Verse > Anthologies > Alfred H. Miles, ed. > The Sacred Poets of the Nineteenth Century
Alfred H. Miles, ed.  The Sacred Poets of the Nineteenth Century.  1907.
II. “This did not once so trouble me”
By Richard Chenevix Trench (1807–1886)
THIS did not once so trouble me,
That better I could not love Thee;
  But now I feel and know
That only when we love, we find
How far our hearts remain behind        5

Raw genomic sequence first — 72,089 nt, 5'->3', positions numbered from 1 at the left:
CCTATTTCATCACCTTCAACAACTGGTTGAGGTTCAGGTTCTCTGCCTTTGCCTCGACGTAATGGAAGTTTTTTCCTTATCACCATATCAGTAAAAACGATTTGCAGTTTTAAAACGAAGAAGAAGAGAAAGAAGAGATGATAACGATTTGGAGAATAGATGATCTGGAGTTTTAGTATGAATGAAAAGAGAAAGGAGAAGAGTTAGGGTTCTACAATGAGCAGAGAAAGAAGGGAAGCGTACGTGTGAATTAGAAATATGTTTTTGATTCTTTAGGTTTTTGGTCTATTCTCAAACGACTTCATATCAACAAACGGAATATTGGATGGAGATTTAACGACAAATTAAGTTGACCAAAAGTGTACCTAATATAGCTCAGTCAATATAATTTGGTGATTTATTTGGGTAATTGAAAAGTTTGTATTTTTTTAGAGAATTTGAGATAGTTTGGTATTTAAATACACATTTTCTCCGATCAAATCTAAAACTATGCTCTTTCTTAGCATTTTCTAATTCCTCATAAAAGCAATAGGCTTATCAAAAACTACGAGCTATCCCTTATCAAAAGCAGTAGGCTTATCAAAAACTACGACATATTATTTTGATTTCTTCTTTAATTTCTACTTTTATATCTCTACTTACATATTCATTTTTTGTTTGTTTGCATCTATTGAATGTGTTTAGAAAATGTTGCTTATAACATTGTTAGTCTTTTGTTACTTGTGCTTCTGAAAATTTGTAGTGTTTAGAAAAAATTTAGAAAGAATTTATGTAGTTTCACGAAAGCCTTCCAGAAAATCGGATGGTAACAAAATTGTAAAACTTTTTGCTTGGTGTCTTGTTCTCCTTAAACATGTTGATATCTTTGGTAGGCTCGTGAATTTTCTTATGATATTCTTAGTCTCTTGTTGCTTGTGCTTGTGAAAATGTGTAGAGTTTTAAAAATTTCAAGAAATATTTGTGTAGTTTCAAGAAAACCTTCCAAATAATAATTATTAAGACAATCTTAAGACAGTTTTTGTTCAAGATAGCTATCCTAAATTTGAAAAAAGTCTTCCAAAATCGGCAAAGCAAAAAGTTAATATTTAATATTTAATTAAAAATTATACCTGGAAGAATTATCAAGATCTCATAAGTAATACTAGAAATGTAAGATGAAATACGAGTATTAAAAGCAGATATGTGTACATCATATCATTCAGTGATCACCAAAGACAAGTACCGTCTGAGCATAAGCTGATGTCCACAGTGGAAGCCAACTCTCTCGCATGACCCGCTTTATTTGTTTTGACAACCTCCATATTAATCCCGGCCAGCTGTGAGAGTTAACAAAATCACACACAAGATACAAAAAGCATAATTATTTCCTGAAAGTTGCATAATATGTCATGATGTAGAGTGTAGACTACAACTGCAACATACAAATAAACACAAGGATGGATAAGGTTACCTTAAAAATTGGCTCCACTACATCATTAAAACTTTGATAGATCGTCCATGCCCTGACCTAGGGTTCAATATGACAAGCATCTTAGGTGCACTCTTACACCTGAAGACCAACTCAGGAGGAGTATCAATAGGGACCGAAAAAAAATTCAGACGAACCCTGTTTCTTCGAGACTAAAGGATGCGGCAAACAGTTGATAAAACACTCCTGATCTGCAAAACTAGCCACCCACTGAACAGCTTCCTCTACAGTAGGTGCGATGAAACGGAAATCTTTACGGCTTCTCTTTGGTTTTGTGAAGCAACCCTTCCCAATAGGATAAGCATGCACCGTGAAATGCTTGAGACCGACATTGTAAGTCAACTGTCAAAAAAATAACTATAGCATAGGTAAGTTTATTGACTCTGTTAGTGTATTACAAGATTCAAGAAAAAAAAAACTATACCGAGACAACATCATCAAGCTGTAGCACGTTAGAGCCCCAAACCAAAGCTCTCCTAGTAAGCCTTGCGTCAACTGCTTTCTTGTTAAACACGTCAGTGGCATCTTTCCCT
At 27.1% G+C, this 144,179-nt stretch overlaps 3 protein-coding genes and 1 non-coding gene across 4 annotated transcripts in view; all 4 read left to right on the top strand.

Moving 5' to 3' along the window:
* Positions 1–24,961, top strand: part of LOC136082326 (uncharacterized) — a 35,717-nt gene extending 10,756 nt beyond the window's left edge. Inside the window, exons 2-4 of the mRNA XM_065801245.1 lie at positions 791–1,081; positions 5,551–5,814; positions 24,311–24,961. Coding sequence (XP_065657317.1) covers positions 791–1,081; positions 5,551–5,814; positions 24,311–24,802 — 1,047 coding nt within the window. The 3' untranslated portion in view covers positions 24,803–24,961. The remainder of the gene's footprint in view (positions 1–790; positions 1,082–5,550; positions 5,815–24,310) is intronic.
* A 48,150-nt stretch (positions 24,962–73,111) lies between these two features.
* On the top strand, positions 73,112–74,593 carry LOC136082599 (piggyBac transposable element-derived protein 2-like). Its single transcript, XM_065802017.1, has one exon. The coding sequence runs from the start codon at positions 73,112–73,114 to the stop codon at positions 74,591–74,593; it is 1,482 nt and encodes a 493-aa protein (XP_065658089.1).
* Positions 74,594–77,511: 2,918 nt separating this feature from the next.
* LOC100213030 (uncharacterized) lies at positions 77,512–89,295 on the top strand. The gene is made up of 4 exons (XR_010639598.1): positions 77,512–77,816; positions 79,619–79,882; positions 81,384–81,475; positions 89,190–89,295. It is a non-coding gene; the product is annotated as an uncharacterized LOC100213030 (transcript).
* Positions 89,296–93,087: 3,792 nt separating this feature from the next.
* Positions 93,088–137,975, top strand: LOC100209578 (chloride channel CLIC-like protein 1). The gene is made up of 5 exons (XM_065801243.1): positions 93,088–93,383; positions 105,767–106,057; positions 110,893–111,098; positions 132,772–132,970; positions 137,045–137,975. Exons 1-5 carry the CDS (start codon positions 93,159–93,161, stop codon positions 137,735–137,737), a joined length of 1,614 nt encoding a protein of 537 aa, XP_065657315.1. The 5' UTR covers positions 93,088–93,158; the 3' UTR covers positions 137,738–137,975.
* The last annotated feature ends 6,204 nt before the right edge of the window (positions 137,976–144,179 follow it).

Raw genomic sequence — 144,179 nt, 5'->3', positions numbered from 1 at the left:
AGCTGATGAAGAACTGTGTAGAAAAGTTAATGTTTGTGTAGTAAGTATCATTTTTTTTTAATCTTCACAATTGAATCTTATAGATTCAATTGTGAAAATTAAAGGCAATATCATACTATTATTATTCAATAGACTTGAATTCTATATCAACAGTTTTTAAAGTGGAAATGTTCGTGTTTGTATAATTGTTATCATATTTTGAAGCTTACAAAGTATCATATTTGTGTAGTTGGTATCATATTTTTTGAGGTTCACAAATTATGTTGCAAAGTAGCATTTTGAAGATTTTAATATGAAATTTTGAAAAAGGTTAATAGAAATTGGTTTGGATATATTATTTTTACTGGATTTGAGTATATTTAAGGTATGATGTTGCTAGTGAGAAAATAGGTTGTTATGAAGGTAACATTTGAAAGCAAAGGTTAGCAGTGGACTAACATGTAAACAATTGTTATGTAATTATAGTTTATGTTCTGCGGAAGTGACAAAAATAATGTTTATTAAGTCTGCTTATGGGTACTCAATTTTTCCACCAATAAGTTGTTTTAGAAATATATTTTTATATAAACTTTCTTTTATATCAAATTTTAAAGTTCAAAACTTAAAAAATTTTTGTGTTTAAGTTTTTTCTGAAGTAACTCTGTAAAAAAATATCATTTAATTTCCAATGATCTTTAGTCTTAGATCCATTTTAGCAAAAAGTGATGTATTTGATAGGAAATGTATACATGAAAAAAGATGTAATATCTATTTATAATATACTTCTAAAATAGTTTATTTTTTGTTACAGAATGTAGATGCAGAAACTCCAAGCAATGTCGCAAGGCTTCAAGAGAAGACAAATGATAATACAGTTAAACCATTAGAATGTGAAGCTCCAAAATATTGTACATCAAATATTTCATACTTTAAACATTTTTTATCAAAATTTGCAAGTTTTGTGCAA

The love they should bestow.
While we had little care to call
On Thee, and scarcely prayed at all,
  We seemed enough to pray:
But now we only think with shame,        10
How seldom to Thy glorious Name
  Our lips their offerings pay.
And when we gave yet slighter heed
Unto our brother’s suffering need,
  Our hearts reproached us then        15
Not half so much as now, that we
With such a careless eye can see
  The woes and wants of men.
In doing is this knowledge won,
To see what yet remains undone;        20
  With this our pride repress,
And give us grace, a growing store,
That day by day we may do more,
  And may esteem it less.

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